Three studies have just been published in the American Journal of Medical Genetics regarding attitudes of family members. Brian Skotko, Sue Levine and Rick Goldstein reported feedback from 2,044 parents/guardians, 822 brothers/sisters, and 284 people with Down syndrome around the country reported that Down syndrome is far more positive than many healthcare professionals describe. Followng is a short list of results:
- 99% of parent/guardians said they loved their child with Down syndrome
- 94% of brothers/sisters expressed feeling of pride about their sibling
- 99% of people with Down syndrome said they were happy with their lives
As you know, international discussion is mounting over the forthcoming noninvasive prenatal tests for Down syndrome. The Down syndrome community has been dedicated to providing accurate, up-to-date information about Down syndrome for expectant parents. Now, we have the largest and most comprehensive information to share about Down syndrome. Read more about how your organization can utilize this information.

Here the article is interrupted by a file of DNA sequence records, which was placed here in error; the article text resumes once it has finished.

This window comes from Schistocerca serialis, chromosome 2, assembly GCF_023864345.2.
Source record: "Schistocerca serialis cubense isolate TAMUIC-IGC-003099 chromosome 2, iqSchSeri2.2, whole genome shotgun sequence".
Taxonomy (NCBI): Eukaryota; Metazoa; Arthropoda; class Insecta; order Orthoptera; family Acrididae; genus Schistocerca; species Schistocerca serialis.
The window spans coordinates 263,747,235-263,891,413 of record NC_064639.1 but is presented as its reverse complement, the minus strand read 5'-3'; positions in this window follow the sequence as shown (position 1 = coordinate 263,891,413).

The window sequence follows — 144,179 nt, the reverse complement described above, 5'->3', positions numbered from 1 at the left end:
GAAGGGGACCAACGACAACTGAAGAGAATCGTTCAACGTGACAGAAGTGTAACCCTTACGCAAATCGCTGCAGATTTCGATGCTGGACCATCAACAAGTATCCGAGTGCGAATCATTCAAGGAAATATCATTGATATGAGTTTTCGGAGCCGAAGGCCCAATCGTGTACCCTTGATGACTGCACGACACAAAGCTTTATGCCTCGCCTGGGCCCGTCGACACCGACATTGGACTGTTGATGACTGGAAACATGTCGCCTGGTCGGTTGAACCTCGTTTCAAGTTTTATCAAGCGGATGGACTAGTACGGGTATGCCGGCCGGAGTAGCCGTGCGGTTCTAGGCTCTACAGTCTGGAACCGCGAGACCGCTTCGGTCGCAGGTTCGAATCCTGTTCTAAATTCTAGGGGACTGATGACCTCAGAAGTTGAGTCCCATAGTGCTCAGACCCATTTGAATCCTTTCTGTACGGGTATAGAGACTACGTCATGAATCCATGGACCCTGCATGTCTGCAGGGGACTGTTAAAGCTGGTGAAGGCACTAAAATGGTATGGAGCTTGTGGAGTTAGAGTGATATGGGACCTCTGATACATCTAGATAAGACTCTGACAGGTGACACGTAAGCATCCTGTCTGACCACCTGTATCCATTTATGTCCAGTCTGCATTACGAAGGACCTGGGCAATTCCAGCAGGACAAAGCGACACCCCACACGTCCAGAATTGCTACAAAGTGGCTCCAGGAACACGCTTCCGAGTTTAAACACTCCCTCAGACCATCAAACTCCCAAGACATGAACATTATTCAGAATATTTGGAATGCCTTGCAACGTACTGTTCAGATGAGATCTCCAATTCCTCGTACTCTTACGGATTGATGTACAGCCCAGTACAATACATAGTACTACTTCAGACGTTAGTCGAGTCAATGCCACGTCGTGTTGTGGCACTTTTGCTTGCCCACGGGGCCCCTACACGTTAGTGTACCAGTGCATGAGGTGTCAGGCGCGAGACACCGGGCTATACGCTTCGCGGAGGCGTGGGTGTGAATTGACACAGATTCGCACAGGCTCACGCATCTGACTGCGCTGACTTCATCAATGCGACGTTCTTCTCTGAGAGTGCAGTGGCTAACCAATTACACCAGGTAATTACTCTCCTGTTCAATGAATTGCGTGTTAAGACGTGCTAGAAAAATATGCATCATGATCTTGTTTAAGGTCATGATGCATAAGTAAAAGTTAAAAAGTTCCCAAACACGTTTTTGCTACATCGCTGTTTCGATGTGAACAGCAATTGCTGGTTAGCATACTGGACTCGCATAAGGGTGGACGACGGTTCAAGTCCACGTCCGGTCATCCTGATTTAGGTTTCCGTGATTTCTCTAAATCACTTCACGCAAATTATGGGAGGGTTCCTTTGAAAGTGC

What can you do now?
1. Download this press release regarding these articles. Please feel free to use this information in your communications to your members.
2. Contact your local media. These studies present a unique opportunity for your organization to share the real stories with your local reporters. Finding families whose stories resonate with the reported statistics is a wonderful way to generate local media attention. Please consider forwarding the attached press release to your media contacts.
3. Share the research. The journal has kindly made the articles accessible to everyone, even those who do not have a subscription. Please feel free to direct your members to the following links:
4. Contact your local physicians. Now you have the research to help secure meaningful meetings with your area physicians. Send the journal articles to your local obstetricians, geneticists, genetic counselors, midwives, neonatologists, and pediatricians. And, then ask them if you could meet with them to tell them more about your group. Ask about opportunities for your families to present their stories at Grand Rounds or other healthcare gatherings.
5. Contact your local medical, nursing, and genetic counseling schools. Ask if you could sponsor a "journal club" where students discuss the papers, and you bring along family members and self-advocates to add their perspectives.
6. Legislative efforts. Please feel free to reference the work in any legislative efforts that are targeted toward improving the lives of people with down syndrome.